|Irrational escalation or Escalation of commitment||The phenomenon where people justify increased investment in a decision, based on the cumulative prior investment, despite new evidence suggesting that the decision was probably wrong. Also known as the sunk cost fallacy.|
|Law of the instrument||An over-reliance on a familiar tool or methods, ignoring or under-valuing alternative approaches. "If all you have is a hammer, everything looks like a nail."|
|Less-is-better effect||The tendency to prefer a smaller set to a larger set judged separately, but not jointly.|
|Look-elsewhere effect||An apparently statistically significant observation may have actually arisen by chance because of the size of the parameter space to be searched.|
|Loss aversion||The perceived disutility of giving up an object is greater than the utility associated with acquiring it. (see also Sunk cost effects and endowment effect).|
|Mere exposure effect||The tendency to express undue liking for things merely because of familiarity with them.|
|Money illusion||The tendency to concentrate on the nominal value (face value) of money rather than its value in terms of purchasing power.|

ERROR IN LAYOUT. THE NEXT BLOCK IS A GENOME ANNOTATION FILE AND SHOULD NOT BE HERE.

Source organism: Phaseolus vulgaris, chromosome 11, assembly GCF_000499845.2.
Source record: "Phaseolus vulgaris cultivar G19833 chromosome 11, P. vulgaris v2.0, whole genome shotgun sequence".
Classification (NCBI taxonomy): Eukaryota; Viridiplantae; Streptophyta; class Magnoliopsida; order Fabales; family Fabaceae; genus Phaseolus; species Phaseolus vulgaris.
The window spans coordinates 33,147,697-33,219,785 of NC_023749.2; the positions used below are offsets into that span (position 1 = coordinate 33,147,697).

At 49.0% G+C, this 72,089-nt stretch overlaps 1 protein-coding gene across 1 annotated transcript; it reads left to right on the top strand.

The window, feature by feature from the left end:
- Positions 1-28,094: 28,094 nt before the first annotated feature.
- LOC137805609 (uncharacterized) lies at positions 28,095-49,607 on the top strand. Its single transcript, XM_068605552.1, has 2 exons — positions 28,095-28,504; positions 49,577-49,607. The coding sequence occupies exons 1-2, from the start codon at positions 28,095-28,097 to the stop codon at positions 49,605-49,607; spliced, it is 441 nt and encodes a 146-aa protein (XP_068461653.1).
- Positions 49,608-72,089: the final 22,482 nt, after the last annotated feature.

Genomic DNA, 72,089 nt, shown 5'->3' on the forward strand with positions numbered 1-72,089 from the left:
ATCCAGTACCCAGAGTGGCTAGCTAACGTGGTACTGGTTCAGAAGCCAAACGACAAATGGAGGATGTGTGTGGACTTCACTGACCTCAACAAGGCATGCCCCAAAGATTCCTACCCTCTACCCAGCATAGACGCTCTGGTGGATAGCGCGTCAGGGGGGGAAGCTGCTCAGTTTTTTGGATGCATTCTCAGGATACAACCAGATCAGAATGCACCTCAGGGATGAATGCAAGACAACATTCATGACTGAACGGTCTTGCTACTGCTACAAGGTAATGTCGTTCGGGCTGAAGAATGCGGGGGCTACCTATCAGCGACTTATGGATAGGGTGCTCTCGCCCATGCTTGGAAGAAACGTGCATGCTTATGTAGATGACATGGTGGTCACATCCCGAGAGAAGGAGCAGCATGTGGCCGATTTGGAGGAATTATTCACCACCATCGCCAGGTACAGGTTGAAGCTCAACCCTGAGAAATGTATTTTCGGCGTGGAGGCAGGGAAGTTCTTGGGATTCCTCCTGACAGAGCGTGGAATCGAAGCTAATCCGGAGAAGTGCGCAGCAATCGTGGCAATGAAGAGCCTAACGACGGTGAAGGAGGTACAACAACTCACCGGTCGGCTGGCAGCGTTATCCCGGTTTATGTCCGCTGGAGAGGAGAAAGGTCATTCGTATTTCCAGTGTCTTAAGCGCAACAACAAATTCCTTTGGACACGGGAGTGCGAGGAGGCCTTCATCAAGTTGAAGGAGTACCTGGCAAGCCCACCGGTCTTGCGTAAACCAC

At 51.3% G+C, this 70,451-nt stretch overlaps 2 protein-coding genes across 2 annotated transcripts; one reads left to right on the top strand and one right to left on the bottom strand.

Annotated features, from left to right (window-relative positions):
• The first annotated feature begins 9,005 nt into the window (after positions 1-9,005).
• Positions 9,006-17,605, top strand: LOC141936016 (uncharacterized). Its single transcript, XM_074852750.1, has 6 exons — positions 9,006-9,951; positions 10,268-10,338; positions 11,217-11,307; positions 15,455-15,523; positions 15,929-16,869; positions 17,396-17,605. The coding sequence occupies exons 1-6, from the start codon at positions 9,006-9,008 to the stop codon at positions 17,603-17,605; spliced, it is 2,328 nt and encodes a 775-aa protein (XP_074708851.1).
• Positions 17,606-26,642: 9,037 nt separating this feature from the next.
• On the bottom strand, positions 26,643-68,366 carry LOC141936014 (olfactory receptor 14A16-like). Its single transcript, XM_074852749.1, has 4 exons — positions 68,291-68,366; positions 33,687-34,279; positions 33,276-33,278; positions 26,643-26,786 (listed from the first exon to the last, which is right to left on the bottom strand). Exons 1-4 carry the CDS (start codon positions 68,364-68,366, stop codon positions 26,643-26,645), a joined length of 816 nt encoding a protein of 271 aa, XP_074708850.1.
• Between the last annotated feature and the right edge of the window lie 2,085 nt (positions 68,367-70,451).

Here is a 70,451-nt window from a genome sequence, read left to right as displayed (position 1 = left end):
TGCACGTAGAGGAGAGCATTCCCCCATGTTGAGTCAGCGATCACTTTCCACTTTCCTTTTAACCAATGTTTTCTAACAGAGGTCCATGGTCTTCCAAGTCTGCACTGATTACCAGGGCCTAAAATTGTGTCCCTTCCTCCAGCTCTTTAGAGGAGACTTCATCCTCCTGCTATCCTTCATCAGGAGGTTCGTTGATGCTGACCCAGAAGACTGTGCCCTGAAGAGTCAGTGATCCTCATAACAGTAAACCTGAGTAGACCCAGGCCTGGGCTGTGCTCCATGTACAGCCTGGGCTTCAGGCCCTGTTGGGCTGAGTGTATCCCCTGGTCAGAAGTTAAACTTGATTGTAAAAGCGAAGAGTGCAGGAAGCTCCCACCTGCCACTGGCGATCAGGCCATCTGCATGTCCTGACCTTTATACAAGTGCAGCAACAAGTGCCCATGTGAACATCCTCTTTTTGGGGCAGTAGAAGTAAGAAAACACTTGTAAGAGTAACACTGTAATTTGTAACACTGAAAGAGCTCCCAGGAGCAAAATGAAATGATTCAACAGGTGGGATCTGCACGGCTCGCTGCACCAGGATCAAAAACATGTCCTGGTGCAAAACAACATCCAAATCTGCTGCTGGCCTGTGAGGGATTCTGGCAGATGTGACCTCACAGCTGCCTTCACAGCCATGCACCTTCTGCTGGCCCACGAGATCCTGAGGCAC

|Moral credential effect||Occurs when someone who does something good gives themselves permission to be less good in the future.|
|Negativity bias or Negativity effect||Psychological phenomenon by which humans have a greater recall of unpleasant memories compared with positive memories. (see also actor-observer bias, group attribution error, positivity effect, and negativity effect).|
|Neglect of probability||The tendency to completely disregard probability when making a decision under uncertainty.|
|Normalcy bias||The refusal to plan for, or react to, a disaster which has never happened before.|
|Not invented here||Aversion to contact with or use of products, research, standards, or knowledge developed outside a group. Related to IKEA effect.|
|Observer-expectancy effect||When a researcher expects a given result and therefore unconsciously manipulates an experiment or misinterprets data in order to find it (see also subject-expectancy effect).|
|Omission bias||The tendency to judge harmful actions (commissions) as worse, or less moral, than equally harmful inactions (omissions).|
|Optimism bias||The tendency to be over-optimistic, underestimating greatly the probability of undesirable outcomes and overestimating favorable and pleasing outcomes (see also wishful thinking, valence effect, positive outcome bias).|
|Ostrich effect||Ignoring an obvious (negative) situation.|
|Outcome bias||The tendency to judge a decision by its eventual outcome instead of based on the quality of the decision at the time it was made.|
|Overconfidence effect||Excessive confidence in one's own answers to questions. For example, for certain types of questions, answers that people rate as "99% certain" turn out to be wrong 40% of the time.|